In a real war both planes will have AWACS support and Ground Radar support. If they fight for example near Japan or near Baltics. So the F-22 maybe will do the first shot and remain hidden.. but Pak-FA will see the missile and jam it and miss..  

    All said.. pilots kills been the same.. for the first few minutes , the F-22 should have an
    ambush advantage..in firing first.. but after few minutes it will become detected by IR sensors on PAk-fa and chased and defeated in forced to engage in a dogfight.

    The real threat of the F-22 is that they have ~256 and that Russia have ZERO  Pak-fa in active service. If Russia manage to get Pak-fa in numbers ,lets say 500.. it will really be a game changer and literary totally dominate any NATO coalition of airforces.. in combination with  Su-35 and SU-30s.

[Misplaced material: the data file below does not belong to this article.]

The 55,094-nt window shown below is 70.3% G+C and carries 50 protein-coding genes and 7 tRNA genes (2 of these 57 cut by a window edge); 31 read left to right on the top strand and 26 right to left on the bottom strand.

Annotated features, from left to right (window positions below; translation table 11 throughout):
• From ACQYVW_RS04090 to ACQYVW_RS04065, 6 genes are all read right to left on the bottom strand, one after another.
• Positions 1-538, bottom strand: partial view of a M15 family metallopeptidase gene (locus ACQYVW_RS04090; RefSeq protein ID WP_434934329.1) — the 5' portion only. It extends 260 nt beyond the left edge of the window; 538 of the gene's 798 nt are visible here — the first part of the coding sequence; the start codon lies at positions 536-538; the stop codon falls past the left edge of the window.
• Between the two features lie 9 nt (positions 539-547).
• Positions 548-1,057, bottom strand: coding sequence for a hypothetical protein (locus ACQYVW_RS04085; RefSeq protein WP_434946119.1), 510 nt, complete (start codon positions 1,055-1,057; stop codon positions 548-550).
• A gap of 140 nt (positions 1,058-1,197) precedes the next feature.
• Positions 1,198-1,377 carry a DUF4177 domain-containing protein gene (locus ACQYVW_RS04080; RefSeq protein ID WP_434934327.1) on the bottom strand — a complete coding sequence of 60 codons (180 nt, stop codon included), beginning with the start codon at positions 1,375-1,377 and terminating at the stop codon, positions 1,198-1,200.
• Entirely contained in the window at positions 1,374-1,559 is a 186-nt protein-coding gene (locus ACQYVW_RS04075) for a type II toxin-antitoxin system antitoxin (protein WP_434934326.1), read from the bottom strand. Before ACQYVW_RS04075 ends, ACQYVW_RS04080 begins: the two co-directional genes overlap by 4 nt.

All this scenarios does not include Patriot or S-400 help.. which will give a real advantage to the side who is invaded its territory..  S-400s in combination of Pantsirs will keep RUssia safe from any no fly zone.. More likely the only way you could see a Pak-FA vs F-22 fight is on neutral airspace..  in neutral waters.. Because invading a foreign nation with strong ground defenses is really dangerous and very risky ,even for stealth planes of any country. Even a manpad can be
    dangerous against a low flying stealth plane.

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    Re: How PAK-FA would counter F-22 in future aerial warfare

    Post  GarryB on Sun Sep 20, 2015 4:15 am